The speech-language pathology is a new area in Turkey. Medical specialists, psychologists, special educators were expected to provide speech and language therapy services until the foundation of this distinct and independent discipline. The delivery of service to the people with speech and language disorders is carried by speech and language therapists as in the developed countries after the foundation of graduate and postgraduate programs. Although the number of graduate students in this area increases with more departments founded in numerous universities in Turkey, there’s still need for families to learn about this new profession and the distinctive role of SLT among other professions which carried speech and language therapy services before [3].

With the increasing number of children diagnosed with speech and language disorders, the number of parents seeking information about the diagnosis and intervention for their children also increase. Parental experiences of children with speech and language disorders show that they are usually not aware of the nature of speech and language problems of children or the importance of being active participant of their children’s therapy process [4]. One of the first steps of improving family awareness and engagement to speech and language therapies is to improve their knowledge about these disorders and this new profession in Turkey. This will help to develop family education programmes designed specifically for these families and by turn to improve therapy success. To our knowledge, there’s not any study exploring the views and knowledge levels of parents of children with speech/ language disorders on speech and language therapy services in Turkey. Thus, the aim of this study is to investigate the knowledge levels of parents/caregivers of children with speech and language disorders between the ages of three and fifteen years, regarding speech and language therapy services in Turkey.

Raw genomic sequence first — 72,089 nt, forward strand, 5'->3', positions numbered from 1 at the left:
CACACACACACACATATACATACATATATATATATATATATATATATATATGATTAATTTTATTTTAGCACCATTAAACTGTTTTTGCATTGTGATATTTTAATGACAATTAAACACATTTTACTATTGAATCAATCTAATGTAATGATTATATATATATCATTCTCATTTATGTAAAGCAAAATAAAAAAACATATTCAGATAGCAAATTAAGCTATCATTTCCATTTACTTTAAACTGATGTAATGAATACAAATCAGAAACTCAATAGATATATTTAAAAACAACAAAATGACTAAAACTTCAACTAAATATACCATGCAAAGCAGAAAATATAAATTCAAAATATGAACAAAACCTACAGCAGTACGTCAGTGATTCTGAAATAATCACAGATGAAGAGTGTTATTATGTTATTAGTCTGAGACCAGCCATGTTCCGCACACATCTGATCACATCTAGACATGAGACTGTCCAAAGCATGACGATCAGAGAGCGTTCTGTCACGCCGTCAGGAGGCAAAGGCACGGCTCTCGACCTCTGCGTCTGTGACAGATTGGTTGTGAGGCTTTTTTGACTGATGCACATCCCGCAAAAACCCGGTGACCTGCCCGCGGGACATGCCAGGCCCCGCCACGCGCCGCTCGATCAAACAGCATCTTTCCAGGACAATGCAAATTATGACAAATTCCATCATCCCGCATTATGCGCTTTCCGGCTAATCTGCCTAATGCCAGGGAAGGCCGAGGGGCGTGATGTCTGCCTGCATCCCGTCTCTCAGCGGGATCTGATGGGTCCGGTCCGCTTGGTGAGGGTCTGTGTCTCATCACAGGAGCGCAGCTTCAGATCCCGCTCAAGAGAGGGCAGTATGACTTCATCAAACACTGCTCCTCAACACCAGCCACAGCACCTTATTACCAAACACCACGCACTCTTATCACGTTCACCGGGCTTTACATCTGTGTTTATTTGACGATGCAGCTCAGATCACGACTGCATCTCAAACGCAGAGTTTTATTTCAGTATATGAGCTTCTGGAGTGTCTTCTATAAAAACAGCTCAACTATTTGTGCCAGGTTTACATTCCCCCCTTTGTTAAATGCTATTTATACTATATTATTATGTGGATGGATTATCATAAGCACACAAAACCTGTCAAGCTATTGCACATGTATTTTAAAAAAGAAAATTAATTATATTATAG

Method

Questionnaire design